Smart Thermostat with Relative Humidity

Get an Internet connected thermostat that monitors temperature and humidity

These let you to monitor indoor temperature and humidity levels while you are gone. These are affordable nowadays, and can give you tremendous peace of mind. A quick daily check on temperature and humidity gives you a read on the health of your home. It’s not a guarantee, as you still might have condensation problems, but at least you can be sure that the general climate inside your home is reasonable. It will also tell you that your heating system is working. If the temperature suddenly drops to 45 even though your thermostat is set to 55, you know there’s a problem and can call in help.

Have a wonderful winter. Hopefully you will avoid the main pitfalls that have hit too many other people. A few easy steps can greatly improve your odds of coming back to a healthy home!

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How Should You Insulate Your Attic?

One of the hottest topics in energy efficiency and building science is “how should you insulate your attic?” Why? Simply put, the attic has more impact on your efficiency and comfort than any other single part of your home!

Let’s summarize why the attic is so important:

  1. The attic is the hottest part of the house in the summer and is cold in the winter
  2. Hot air rises up to the attic / cold falls drops into the living space
  3. Moisture rises and accumulates in the attic
  4. Central heating/AC systems and ductwork are often in the attic

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Mold – Signs, types, clean-up and health effects

I was recently sent this excellent set of references on mold. The very mention of mold sends shivers up people’s spines and makes them start sniffling, worrying about adverse effects. These references help to answer your questions and learn how to deal with your mold problems.

Mold: Signs, Types of Mold, Clean-up, Effects on Health, Toxins, Mold Prevention and more

In addition you can find more info on the topic below:

Mold and Moisture in Homes – Minnesota Department of Health

Mold: Standards, Hazard Recognition, Detection Methods, Control and Clean-up – U.S. Department of Labor

Molds and Your Home: What You Need to Know – New York State Department of Labor

Special thanks to the author of the first reference, Patricia Lawson, Research Coordinator with the National Contractors Association of America, for providing these important documents and links.

Humidity Explained

Condensation on wooden windows is more problematic

Humidity. Moisture. Water vapor. Evaporation. Condensation. Mold. Rot.

These are all words that go together in people’s minds when the topic of humidity comes up. But what is it and why is it so important?

I’m going to try to explain this as simply as possible, so for the scientists and engineers reading – please cut me a little slack. I’m going for clarity over precision. However, if you catch the inevitable factual errors, please point them out so I can correct them.

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Insulating Basement Crawl Spaces

Spray foam on crawlspace walls

Crawlspaces – those nasty, damp, moldy spaces under your home that you dread entering. They’re one of the least understood parts of a home and the source of countless problems. In this post, I’ll review some of the worst problems and how to avoid them.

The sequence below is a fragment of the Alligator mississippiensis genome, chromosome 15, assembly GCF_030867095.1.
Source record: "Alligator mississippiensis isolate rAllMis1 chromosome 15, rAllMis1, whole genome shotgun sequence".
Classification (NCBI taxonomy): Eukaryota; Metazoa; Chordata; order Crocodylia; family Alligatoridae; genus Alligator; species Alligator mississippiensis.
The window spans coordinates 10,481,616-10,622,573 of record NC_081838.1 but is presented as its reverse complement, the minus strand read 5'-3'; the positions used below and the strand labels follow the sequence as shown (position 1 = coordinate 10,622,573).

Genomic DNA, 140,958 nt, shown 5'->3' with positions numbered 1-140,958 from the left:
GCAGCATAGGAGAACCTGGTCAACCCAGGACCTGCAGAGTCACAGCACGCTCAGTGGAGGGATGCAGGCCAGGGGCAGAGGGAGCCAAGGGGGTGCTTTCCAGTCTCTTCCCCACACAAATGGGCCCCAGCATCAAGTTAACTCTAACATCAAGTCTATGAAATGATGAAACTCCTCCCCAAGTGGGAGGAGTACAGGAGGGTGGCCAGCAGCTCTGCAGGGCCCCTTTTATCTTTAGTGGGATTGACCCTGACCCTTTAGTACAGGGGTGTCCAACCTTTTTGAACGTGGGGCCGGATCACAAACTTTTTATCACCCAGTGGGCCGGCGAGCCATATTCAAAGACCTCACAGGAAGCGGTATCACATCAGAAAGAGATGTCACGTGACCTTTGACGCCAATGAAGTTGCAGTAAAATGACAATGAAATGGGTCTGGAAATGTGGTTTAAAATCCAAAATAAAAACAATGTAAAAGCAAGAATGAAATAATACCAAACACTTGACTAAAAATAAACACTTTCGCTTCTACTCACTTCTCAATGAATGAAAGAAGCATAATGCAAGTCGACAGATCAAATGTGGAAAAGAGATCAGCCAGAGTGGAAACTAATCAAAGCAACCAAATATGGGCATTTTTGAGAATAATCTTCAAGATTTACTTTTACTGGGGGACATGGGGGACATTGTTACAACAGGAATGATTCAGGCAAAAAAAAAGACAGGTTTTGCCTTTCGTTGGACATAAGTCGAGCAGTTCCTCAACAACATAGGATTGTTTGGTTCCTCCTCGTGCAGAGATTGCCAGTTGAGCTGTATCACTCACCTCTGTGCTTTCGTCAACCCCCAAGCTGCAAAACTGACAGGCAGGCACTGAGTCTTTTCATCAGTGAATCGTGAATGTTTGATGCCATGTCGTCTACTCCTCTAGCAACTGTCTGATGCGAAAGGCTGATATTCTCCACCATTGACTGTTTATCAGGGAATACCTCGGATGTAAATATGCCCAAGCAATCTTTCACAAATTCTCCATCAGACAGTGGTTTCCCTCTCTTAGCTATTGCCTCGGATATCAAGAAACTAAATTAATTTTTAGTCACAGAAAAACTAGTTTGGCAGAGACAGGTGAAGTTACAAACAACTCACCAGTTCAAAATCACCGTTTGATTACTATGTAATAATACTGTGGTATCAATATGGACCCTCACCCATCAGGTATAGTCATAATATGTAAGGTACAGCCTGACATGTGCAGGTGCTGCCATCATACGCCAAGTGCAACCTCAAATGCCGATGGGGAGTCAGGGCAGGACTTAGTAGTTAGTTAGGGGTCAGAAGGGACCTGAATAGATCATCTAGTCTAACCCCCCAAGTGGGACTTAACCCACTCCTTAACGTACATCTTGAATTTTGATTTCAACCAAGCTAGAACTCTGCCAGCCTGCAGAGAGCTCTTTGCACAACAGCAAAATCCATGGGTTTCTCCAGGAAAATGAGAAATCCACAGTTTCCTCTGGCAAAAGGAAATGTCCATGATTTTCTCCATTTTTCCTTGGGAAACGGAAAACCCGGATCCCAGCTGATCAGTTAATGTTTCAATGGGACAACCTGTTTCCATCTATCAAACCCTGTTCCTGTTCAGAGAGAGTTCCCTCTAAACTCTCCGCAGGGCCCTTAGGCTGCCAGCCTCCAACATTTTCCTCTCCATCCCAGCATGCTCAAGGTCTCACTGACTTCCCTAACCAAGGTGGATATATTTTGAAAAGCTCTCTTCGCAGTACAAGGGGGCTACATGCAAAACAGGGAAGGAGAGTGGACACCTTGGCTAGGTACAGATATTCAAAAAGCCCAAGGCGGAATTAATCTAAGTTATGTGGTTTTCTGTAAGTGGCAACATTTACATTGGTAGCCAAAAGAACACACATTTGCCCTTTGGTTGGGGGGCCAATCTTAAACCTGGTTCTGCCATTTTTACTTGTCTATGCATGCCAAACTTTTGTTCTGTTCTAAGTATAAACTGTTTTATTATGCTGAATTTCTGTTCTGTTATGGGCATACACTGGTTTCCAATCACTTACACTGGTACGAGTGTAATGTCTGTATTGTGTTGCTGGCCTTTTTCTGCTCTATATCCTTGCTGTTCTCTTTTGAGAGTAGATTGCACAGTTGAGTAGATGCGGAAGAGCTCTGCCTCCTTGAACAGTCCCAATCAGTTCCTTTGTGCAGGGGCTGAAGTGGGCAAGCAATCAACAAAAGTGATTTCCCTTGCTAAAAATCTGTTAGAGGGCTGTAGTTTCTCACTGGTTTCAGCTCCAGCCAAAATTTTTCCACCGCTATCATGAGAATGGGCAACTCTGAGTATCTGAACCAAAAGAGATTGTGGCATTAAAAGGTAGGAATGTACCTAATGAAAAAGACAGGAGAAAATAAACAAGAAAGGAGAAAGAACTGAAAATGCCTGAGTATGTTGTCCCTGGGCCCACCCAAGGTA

Crawlspaces often have two big issues:

  1. Water / moisture – leading to mold and wood rot
  2. Cold / drafty – leading to uncomfortable conditions and wasted energy

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Removing water from carpets or rugs after a flood

Now that you’ve survived a storm, the water has receded and you’ve got your power back, what next? In all likelihood, you’re probably dealing with a wet rug or carpeting and dreading the idea of tearing it all up and throwing it away. But do you really need to do this? The answer is, “it depends.”

If your flood was caused by a stream or river, chances are you’ve got mounds of mud in your basement. While this silt may be great for growing crops, it’s really bad for carpets and the amount of money you’d have to spend cleaning up is probably greater than what it would cost to rip it out and buy it new after your basement has dried out. In addition, there’s a good chance that the water was polluted and maybe smelly, so you probably want to get it out of your home ASAP!

On the other hand, if the water was relatively clean, and your house doesn’t yet smell like a wet dog, you might be able to salvage the carpet. But it really depends upon the situation.

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April showers bring May flowers, August storms bring…roof leaks!

Summer rains bring flooding

There’s nothing like a gentle Springtime rain. But Summer often brings us torrential downpours, and along with them, roof leaks, incredible moisture and mold!

A few days ago, we had record rainfalls in Eastern Pennsylvania – five inches of rain in some areas. This fortunately came after an extended dry spell, so the rivers didn’t flood this time. We got really lucky.

These heavy rains often bring high winds, fallen branches and roof damage. Sometimes, they’ll just lead to enough leaking for you to notice. Maybe there’s a discoloration on your ceiling or window jamb. Whatever the sign, please pay attention. Failure to deal with a “small” leak now can lead to thousands or tens of thousands of dollars of damage to your house later. Worse, the accompanying mold can pose a severe health/allergy risk.

When dealing with leaks, you need to take several steps in order to minimize the chance of more serious damage to your home: